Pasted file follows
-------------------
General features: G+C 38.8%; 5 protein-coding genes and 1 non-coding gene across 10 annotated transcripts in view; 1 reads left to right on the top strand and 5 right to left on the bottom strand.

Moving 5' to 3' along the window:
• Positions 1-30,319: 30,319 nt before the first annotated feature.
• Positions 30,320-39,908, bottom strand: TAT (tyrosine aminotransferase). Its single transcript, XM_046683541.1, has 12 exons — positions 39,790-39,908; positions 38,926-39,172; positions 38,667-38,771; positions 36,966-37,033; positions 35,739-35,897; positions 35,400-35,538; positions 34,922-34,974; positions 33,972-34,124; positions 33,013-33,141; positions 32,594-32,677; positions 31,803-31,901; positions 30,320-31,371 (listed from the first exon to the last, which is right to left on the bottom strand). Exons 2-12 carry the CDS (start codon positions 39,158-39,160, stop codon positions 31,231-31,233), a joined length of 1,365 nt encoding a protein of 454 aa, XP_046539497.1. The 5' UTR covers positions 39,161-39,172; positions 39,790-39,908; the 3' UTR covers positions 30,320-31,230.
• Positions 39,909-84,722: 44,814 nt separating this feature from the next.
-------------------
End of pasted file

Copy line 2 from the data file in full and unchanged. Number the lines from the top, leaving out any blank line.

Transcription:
Moving 5' to 3' along the window: